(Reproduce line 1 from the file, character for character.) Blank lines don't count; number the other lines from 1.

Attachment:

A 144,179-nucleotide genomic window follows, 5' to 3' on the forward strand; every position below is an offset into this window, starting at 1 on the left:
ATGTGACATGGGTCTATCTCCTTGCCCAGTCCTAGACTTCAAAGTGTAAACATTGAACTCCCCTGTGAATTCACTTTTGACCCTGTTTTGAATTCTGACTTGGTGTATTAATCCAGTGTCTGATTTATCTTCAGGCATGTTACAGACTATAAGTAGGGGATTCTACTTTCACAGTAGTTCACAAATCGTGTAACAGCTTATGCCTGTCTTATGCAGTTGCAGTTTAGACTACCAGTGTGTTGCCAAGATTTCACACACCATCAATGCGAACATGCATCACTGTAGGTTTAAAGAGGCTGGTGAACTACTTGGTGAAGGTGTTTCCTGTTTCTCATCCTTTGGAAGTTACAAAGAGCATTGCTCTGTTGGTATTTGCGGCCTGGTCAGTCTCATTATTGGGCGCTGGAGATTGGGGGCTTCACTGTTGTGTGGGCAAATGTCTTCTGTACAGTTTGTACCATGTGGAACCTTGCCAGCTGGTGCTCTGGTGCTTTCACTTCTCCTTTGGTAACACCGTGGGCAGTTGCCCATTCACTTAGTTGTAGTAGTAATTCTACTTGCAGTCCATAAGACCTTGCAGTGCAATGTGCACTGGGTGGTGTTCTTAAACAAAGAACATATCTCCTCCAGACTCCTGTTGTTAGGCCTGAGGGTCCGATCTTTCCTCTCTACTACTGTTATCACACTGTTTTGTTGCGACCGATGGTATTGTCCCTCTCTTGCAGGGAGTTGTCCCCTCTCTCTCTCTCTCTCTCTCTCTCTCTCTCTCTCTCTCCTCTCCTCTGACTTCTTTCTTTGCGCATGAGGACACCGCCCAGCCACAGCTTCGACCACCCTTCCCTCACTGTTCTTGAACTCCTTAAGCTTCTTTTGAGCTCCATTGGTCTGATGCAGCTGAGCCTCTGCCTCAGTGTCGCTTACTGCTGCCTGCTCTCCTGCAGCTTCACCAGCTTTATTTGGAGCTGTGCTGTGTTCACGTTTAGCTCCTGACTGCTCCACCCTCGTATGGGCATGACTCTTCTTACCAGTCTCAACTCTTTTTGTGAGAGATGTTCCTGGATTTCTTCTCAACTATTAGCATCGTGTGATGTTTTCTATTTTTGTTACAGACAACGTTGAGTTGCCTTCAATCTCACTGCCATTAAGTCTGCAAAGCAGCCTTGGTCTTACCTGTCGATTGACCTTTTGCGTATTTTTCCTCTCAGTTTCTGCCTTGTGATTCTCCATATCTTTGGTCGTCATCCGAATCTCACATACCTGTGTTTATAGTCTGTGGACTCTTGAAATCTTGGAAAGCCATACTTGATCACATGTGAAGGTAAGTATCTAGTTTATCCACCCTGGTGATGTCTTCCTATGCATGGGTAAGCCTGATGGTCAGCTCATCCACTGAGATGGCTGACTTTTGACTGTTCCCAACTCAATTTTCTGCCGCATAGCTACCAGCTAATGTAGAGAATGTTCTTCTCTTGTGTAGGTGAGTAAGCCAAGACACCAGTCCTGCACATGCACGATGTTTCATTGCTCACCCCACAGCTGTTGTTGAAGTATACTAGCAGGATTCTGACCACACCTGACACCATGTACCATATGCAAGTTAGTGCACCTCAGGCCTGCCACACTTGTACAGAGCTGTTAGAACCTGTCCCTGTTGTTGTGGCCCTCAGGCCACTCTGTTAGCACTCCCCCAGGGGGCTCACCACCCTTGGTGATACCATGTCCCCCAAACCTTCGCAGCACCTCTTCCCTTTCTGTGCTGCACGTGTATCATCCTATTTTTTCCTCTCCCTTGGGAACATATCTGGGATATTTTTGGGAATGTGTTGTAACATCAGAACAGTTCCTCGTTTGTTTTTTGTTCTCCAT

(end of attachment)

A 144,179-nucleotide genomic window follows, 5' to 3' on the forward strand; every position below is an offset into this window, starting at 1 on the left: